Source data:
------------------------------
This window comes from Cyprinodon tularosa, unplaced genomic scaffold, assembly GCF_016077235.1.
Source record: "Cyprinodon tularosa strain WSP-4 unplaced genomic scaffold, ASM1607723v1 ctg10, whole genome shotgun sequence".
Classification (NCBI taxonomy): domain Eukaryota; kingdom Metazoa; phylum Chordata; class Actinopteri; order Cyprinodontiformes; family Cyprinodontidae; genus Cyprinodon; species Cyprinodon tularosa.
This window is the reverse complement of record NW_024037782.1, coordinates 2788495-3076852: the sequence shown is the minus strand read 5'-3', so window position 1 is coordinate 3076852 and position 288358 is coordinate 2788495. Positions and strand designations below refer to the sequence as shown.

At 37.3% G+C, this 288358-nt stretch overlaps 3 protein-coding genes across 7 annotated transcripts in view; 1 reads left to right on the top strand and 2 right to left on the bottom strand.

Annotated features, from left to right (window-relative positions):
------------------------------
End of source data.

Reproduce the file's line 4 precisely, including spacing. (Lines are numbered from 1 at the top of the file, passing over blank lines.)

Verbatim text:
This window is the reverse complement of record NW_024037782.1, coordinates 2788495-3076852: the sequence shown is the minus strand read 5'-3', so window position 1 is coordinate 3076852 and position 288358 is coordinate 2788495. Positions and strand designations below refer to the sequence as shown.